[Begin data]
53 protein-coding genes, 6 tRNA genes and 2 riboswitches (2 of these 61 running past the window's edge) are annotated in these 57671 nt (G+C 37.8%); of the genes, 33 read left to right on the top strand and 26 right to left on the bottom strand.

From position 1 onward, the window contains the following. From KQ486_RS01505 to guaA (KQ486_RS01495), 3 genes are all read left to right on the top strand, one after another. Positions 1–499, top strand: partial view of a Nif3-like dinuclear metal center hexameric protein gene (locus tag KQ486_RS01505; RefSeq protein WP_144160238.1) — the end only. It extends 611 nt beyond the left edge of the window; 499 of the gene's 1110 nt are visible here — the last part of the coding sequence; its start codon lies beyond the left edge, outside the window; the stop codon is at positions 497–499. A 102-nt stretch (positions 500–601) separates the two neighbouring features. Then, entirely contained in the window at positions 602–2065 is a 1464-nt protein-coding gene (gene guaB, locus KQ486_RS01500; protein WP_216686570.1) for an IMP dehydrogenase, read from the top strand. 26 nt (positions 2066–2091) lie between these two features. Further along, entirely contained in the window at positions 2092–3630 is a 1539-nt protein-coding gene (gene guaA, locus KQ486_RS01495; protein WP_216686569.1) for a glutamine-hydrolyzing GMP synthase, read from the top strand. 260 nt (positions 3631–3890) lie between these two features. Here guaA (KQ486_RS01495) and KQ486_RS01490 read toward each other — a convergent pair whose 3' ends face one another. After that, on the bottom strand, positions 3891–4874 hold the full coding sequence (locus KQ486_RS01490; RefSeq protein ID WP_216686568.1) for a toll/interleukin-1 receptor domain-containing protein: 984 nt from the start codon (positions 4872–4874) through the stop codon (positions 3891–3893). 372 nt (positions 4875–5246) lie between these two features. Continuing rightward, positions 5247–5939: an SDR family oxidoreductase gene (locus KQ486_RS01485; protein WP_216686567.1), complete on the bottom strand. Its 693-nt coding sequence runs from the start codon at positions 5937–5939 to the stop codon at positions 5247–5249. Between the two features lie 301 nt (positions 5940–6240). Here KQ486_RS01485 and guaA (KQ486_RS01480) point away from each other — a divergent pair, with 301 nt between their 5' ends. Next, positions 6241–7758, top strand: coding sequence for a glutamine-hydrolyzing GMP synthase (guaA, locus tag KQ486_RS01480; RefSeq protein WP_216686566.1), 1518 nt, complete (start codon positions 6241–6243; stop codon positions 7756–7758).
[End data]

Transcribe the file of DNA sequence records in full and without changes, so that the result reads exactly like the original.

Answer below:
53 protein-coding genes, 6 tRNA genes and 2 riboswitches (2 of these 61 running past the window's edge) are annotated in these 57671 nt (G+C 37.8%); of the genes, 33 read left to right on the top strand and 26 right to left on the bottom strand.

From position 1 onward, the window contains the following. From KQ486_RS01505 to guaA (KQ486_RS01495), 3 genes are all read left to right on the top strand, one after another. Positions 1–499, top strand: partial view of a Nif3-like dinuclear metal center hexameric protein gene (locus tag KQ486_RS01505; RefSeq protein WP_144160238.1) — the end only. It extends 611 nt beyond the left edge of the window; 499 of the gene's 1110 nt are visible here — the last part of the coding sequence; its start codon lies beyond the left edge, outside the window; the stop codon is at positions 497–499. A 102-nt stretch (positions 500–601) separates the two neighbouring features. Then, entirely contained in the window at positions 602–2065 is a 1464-nt protein-coding gene (gene guaB, locus KQ486_RS01500; protein WP_216686570.1) for an IMP dehydrogenase, read from the top strand. 26 nt (positions 2066–2091) lie between these two features. Further along, entirely contained in the window at positions 2092–3630 is a 1539-nt protein-coding gene (gene guaA, locus KQ486_RS01495; protein WP_216686569.1) for a glutamine-hydrolyzing GMP synthase, read from the top strand. 260 nt (positions 3631–3890) lie between these two features. Here guaA (KQ486_RS01495) and KQ486_RS01490 read toward each other — a convergent pair whose 3' ends face one another. After that, on the bottom strand, positions 3891–4874 hold the full coding sequence (locus KQ486_RS01490; RefSeq protein ID WP_216686568.1) for a toll/interleukin-1 receptor domain-containing protein: 984 nt from the start codon (positions 4872–4874) through the stop codon (positions 3891–3893). 372 nt (positions 4875–5246) lie between these two features. Continuing rightward, positions 5247–5939: an SDR family oxidoreductase gene (locus KQ486_RS01485; protein WP_216686567.1), complete on the bottom strand. Its 693-nt coding sequence runs from the start codon at positions 5937–5939 to the stop codon at positions 5247–5249. Between the two features lie 301 nt (positions 5940–6240). Here KQ486_RS01485 and guaA (KQ486_RS01480) point away from each other — a divergent pair, with 301 nt between their 5' ends. Next, positions 6241–7758, top strand: coding sequence for a glutamine-hydrolyzing GMP synthase (guaA, locus tag KQ486_RS01480; RefSeq protein WP_216686566.1), 1518 nt, complete (start codon positions 6241–6243; stop codon positions 7756–7758).